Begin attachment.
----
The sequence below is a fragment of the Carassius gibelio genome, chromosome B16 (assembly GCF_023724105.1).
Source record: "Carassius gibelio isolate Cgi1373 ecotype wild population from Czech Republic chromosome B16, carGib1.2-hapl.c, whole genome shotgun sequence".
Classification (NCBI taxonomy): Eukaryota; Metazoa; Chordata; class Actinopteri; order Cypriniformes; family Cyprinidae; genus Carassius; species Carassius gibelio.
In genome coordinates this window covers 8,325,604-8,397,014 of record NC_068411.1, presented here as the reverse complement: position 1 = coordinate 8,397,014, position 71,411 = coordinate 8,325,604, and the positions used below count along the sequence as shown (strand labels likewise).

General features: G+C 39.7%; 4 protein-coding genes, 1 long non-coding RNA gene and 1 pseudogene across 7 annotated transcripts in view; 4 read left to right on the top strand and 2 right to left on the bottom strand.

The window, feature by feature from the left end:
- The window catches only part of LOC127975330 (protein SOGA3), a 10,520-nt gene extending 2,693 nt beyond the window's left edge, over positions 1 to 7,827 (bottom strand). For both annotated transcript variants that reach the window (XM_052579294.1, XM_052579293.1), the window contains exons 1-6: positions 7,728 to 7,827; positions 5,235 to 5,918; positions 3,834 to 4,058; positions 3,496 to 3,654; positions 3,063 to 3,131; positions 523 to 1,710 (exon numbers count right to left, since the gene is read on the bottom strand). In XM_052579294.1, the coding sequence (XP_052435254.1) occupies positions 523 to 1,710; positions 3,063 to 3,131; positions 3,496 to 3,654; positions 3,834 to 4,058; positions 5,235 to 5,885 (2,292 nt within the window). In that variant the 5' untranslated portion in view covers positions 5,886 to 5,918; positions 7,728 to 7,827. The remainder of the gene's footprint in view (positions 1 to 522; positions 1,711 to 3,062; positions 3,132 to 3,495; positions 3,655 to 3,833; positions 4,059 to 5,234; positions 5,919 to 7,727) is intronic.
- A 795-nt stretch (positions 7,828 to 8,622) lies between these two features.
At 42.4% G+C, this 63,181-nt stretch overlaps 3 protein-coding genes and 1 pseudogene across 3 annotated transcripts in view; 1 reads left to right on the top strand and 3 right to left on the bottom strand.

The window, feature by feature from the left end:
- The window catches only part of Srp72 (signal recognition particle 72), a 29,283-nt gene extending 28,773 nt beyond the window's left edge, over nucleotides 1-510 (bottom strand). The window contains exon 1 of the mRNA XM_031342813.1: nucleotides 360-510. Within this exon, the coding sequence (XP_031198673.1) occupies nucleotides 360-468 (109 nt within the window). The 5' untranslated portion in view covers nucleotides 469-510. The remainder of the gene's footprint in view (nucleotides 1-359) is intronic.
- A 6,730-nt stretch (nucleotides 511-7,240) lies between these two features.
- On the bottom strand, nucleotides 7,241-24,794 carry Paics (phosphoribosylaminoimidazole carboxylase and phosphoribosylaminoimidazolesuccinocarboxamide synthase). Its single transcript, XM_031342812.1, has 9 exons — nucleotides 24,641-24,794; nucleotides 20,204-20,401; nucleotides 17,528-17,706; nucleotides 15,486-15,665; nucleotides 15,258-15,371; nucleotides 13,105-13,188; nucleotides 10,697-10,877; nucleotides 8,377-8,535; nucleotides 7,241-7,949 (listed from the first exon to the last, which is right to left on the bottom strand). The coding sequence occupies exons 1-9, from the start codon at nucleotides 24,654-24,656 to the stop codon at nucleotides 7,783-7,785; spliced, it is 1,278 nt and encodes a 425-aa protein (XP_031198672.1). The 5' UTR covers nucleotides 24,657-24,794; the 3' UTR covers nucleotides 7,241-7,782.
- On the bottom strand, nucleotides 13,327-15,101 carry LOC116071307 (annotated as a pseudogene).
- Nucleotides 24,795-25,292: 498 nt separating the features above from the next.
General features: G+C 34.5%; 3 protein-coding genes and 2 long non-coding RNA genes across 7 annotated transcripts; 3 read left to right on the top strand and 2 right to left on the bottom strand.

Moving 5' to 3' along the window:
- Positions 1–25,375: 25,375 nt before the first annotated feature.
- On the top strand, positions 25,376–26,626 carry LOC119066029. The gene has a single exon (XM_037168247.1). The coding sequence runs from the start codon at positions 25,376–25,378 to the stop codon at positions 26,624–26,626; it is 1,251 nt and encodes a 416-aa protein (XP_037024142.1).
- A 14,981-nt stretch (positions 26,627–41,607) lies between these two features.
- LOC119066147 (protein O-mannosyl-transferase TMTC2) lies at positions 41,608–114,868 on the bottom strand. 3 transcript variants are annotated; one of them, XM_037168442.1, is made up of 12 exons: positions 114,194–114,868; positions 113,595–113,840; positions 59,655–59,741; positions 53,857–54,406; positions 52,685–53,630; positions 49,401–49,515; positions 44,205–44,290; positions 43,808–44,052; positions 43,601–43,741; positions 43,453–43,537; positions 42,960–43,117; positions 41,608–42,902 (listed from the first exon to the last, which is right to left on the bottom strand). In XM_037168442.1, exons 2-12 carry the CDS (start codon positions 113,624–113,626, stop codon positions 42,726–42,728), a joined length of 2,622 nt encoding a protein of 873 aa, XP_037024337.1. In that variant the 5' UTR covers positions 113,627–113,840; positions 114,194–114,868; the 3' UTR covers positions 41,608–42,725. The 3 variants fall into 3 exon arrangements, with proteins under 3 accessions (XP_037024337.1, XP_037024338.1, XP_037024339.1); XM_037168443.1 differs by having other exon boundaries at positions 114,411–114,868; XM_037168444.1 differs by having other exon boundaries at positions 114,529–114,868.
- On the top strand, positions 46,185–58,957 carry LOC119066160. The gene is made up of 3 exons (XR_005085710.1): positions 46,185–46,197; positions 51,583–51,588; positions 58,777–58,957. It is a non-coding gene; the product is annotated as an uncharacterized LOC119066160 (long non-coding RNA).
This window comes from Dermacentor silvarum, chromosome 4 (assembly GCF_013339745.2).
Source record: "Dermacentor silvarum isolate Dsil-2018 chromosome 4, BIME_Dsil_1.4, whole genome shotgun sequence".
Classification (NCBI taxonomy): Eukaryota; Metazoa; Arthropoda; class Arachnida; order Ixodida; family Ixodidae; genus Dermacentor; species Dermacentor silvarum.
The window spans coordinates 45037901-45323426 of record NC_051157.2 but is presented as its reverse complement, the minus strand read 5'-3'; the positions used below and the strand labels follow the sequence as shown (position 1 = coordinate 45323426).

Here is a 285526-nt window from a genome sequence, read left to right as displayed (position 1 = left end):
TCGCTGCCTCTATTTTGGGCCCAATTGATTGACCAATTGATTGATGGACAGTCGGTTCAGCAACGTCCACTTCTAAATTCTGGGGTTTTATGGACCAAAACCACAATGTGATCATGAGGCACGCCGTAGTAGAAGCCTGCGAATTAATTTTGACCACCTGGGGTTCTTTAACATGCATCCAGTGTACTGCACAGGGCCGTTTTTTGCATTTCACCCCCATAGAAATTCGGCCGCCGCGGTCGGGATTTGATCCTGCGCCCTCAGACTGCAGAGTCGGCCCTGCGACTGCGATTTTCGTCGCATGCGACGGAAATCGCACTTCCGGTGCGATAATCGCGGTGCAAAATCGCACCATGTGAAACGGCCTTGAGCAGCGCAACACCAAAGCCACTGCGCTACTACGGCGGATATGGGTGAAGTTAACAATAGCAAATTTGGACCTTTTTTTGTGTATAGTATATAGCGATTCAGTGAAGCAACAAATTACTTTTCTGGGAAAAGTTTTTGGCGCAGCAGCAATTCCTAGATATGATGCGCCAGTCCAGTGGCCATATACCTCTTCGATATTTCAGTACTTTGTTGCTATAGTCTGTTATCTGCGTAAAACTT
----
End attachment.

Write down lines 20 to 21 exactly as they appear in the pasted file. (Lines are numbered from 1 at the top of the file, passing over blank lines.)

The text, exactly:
- A 14,981-nt stretch (positions 26,627–41,607) lies between these two features.
- LOC119066147 (protein O-mannosyl-transferase TMTC2) lies at positions 41,608–114,868 on the bottom strand. 3 transcript variants are annotated; one of them, XM_037168442.1, is made up of 12 exons: positions 114,194–114,868; positions 113,595–113,840; positions 59,655–59,741; positions 53,857–54,406; positions 52,685–53,630; positions 49,401–49,515; positions 44,205–44,290; positions 43,808–44,052; positions 43,601–43,741; positions 43,453–43,537; positions 42,960–43,117; positions 41,608–42,902 (listed from the first exon to the last, which is right to left on the bottom strand). In XM_037168442.1, exons 2-12 carry the CDS (start codon positions 113,624–113,626, stop codon positions 42,726–42,728), a joined length of 2,622 nt encoding a protein of 873 aa, XP_037024337.1. In that variant the 5' UTR covers positions 113,627–113,840; positions 114,194–114,868; the 3' UTR covers positions 41,608–42,725. The 3 variants fall into 3 exon arrangements, with proteins under 3 accessions (XP_037024337.1, XP_037024338.1, XP_037024339.1); XM_037168443.1 differs by having other exon boundaries at positions 114,411–114,868; XM_037168444.1 differs by having other exon boundaries at positions 114,529–114,868.